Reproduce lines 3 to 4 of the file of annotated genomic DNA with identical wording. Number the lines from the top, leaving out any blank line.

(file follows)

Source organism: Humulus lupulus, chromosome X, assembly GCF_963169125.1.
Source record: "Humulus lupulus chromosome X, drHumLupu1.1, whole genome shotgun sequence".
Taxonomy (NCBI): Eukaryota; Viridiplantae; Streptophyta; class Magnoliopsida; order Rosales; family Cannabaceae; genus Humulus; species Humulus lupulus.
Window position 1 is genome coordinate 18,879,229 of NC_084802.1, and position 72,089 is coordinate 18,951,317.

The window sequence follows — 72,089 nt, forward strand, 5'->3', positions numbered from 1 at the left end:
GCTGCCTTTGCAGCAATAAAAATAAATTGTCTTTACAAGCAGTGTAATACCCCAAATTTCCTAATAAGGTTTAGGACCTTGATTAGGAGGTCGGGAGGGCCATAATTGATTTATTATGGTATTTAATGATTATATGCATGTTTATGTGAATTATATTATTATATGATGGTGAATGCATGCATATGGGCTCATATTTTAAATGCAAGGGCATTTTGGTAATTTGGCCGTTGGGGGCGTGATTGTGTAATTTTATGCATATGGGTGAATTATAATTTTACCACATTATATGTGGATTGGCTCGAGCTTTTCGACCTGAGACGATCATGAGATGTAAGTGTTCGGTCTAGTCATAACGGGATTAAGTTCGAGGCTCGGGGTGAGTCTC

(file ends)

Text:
Taxonomy (NCBI): Eukaryota; Viridiplantae; Streptophyta; class Magnoliopsida; order Rosales; family Cannabaceae; genus Humulus; species Humulus lupulus.
Window position 1 is genome coordinate 18,879,229 of NC_084802.1, and position 72,089 is coordinate 18,951,317.